OLYMPIC champion Callum Skinner today made an impassioned plea for the return of bikes he learned to track ride on after they were stolen from a Capital club.
Thieves forced their way into a lock-up at Meadowbank velodrome taking nine specialist bikes worth about £4,500.
One has since been found abandoned in a nearby garden and Bruntsfield-raised Callum has appealed for help in tracing the others.
“I’d ask anyone who knows where they are to contact police or the club. These bikes don’t have any value to the man in the street,” said Callum, 24.
“They’re very specialist and not something that is easily sold on – it’s a real shame that they’ve gone missing.”
Six-time Olympic champion Sir Chris Hoy retweeted an appeal for help in finding the bikes belonging to Meadowbank-based Edinburgh RC Cycling Club.
“There are a bank of these bikes there for the community if you don’t have a track bike,” said Skinner.
“A lot of kids who come through the ranks get one of these blue Donoghues for a while before they get their own.
“You can be talking £800 for a bike so these bikes are for kids to try the sport and see if it’s for them before they make that commitment.
“It’s important that cycling is accessible and these bikes being stolen makes it harder for more kids to get involved.”
Former James Gillespie’s High School student Skinner credits those early rides on the bikes at Meadowbank for setting him on the road to glory that ultimately led to Olympic gold.
He said: “It started out there for me and the facilities there. I wouldn’t have got into track cycling if I hadn’t moved to Edinburgh and gone down to Meadowbank.”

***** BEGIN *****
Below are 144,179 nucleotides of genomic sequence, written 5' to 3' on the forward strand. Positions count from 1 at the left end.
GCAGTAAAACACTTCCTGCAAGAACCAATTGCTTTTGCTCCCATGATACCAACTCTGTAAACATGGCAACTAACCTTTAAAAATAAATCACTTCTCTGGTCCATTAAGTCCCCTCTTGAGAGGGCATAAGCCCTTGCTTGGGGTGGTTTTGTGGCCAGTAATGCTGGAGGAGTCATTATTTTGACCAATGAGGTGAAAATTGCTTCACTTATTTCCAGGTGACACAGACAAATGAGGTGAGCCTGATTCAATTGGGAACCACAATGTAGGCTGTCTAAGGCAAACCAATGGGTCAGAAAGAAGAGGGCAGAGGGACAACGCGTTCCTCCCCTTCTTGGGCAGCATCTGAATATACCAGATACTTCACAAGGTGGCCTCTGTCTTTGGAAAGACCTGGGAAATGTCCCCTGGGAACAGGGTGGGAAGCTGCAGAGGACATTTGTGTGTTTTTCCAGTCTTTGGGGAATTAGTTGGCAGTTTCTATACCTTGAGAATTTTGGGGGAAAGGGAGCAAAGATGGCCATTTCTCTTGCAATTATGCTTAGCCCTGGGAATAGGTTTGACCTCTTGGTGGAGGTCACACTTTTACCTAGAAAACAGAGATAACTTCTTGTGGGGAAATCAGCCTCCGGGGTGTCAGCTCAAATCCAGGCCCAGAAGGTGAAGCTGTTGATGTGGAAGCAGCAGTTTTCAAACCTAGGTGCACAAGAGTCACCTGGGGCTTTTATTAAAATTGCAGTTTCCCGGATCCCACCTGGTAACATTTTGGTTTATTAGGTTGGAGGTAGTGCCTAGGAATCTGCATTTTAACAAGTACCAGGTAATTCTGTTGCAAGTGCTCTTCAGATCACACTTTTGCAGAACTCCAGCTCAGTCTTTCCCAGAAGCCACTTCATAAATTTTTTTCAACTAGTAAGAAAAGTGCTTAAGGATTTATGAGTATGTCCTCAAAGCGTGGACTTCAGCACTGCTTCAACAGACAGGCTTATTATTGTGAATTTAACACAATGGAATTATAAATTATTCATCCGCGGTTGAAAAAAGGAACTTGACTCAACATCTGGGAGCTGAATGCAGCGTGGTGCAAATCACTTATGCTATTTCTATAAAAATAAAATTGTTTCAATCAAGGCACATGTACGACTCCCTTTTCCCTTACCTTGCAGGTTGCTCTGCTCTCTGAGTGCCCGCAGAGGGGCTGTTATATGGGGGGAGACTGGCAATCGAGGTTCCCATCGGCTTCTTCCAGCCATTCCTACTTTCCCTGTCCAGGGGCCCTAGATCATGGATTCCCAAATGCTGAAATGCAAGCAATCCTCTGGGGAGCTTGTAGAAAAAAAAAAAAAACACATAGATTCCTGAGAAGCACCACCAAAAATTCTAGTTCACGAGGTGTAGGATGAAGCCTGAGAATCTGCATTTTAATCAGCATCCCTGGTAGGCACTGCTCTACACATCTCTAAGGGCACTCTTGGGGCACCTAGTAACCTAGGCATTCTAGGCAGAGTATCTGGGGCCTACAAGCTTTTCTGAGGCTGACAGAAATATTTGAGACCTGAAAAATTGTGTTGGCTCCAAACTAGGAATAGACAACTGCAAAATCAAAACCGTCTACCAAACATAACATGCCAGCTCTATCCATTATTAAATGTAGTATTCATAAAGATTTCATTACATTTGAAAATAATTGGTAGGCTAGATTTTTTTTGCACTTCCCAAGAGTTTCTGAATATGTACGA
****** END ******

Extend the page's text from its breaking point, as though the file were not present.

Skinner won the team sprint gold and individual sprint silver at last year’s Rio games.
He believes one of the bikes stolen is likely to be the one he first took to the track on for a few months when introduced to the sport at Meadowbank about ten years ago.
ERC coach Phil Darby said the theft had thrown the season’s start next month into uncertainty and threatened vital income for the club.
“We’ll have to cancel sessions if we don’t get the bikes back to get replacements,” said Phil, 60.
“It’ll have a big impact on our operations, particularly adult sessions. We charge for taster sessions which make the whole thing viable.”
But most troubling is the impact on the 550-strong club’s work in introducing youngsters to the sport.
The club has 100 under-18 riders and four reigning national youth champions on its books.
“We’re trying to get the next generation of people having fun on bikes,” said Phil. “There can only be one Olympic champion but everybody can have a go.”
Nine of the Donoghue track bikes, with no brakes or gears, were taken – seven blue and one orange remain missing.
A Police spokeswoman said: “The incident is believed to have happened at about 2pm on Saturday, March 25, when nine bikes were taken from a shed at the stadium.”